Quick question on log odds: from what I've read, you calculate the log odds in decibels by treating the odds as a fraction (i.e. dividing one "odd" from the other), taking the base 10 log of that, and multiplying by ten. But at http://www.overcomingbias.c..., it seems that they are calculated using the natural log:

But when you transform to odds ratios, 0.502 and .503 go to 1.008 and 1.012, and 0.9999 and 0.99999 go to 9,999 and 99,999. And when you transform to log odds, 0.502 and 0.503 go to 0.08 decibels and 0.12 decibels, but 0.9999 and 0.99999 go to 92 decibels and 115 decibels.

Earlier in the same post, base 10 seems to be used:

For example, let's say that the prior probability of a proposition is 0.0001 - this corresponds to a log odds of -40 decibels.

So my question is, am I mistaken as to the definition of log odds, or was this just a mistake in the post?

Also, why multiply by 10? I do not see how that helps out as far as further calculations go.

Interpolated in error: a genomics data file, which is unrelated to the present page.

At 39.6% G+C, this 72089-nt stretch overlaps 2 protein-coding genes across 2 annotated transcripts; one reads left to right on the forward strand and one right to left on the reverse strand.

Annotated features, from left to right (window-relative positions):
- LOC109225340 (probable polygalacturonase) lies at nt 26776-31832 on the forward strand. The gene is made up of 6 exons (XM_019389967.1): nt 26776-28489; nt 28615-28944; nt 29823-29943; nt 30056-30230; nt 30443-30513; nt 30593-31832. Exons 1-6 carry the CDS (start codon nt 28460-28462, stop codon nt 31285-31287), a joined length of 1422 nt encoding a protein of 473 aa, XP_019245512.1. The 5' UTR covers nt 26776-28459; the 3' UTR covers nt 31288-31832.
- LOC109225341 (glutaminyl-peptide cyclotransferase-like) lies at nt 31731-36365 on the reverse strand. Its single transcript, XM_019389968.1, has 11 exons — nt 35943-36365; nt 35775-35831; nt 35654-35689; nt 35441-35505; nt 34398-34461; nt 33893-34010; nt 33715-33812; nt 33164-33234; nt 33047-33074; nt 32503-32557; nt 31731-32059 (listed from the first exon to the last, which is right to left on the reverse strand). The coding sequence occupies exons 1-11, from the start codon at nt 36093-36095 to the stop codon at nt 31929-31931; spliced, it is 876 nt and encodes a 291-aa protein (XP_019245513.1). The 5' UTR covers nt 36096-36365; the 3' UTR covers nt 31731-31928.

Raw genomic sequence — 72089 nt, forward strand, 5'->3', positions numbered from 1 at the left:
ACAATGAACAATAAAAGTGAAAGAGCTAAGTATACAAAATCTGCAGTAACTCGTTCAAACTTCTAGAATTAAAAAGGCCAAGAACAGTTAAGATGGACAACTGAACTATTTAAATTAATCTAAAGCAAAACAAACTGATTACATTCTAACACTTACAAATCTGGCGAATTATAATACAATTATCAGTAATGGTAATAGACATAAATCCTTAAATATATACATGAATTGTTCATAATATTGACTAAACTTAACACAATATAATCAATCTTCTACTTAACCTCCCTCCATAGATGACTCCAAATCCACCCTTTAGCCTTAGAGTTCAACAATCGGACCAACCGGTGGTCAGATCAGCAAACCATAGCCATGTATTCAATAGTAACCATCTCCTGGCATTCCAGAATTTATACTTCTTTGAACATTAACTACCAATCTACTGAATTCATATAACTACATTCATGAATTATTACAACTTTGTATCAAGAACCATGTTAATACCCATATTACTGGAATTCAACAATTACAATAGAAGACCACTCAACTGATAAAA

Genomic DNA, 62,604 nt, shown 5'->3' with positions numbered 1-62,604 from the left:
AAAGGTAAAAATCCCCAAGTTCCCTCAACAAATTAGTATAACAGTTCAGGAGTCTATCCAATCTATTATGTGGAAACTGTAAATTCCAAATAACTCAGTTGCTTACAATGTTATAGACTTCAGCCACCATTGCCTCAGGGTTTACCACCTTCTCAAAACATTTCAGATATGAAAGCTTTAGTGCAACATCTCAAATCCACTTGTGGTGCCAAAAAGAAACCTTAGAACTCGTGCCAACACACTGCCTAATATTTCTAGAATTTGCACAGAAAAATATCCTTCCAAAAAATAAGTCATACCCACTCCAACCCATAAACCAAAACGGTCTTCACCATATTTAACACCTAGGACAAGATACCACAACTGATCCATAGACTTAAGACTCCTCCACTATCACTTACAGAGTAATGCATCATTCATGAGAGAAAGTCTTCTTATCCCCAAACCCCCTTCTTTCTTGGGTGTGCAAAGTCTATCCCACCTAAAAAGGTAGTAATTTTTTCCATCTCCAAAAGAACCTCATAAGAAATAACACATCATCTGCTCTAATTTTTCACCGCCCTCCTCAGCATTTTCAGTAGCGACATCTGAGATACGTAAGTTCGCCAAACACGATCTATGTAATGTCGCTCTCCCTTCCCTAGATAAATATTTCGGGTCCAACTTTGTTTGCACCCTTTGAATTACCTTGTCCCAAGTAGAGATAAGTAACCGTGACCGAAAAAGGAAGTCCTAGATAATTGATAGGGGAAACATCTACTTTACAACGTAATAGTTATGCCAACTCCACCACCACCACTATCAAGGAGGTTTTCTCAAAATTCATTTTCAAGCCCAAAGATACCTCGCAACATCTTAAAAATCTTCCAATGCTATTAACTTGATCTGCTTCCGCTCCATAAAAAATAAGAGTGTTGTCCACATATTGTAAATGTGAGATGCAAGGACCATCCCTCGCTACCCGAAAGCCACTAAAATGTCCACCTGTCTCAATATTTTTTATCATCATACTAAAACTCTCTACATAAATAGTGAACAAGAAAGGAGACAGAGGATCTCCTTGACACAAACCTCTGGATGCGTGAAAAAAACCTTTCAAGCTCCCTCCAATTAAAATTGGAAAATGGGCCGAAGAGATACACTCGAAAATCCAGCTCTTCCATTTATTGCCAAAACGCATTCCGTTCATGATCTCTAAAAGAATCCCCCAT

Does Bayes' theorem make racial stereotyping okay?

Quick question on log odds: from what I've read, you calculate the log odds in decibels by treating the odds as a fraction (i.e. dividing one "odd" from the other), taking the base 10 log of that, and multiplying by ten. But at http://www.overcomingbias.c..., it seems that they are calculated using the natural log:

But when you transform to odds ratios, 0.502 and .503 go to 1.008 and 1.012, and 0.9999 and 0.99999 go to 9,999 and 99,999. And when you transform to log odds, 0.502 and 0.503 go to 0.08 decibels and 0.12 decibels, but 0.9999 and 0.99999 go to 92 decibels and 115 decibels.

Earlier in the same post, base 10 seems to be used:

For example, let's say that the prior probability of a proposition is 0.0001 - this corresponds to a log odds of -40 decibels.

So my question is, am I mistaken as to the definition of log odds, or was this just a mistake in the post?

Also, why multiply by 10? I do not see how that helps out as far as further calculations go.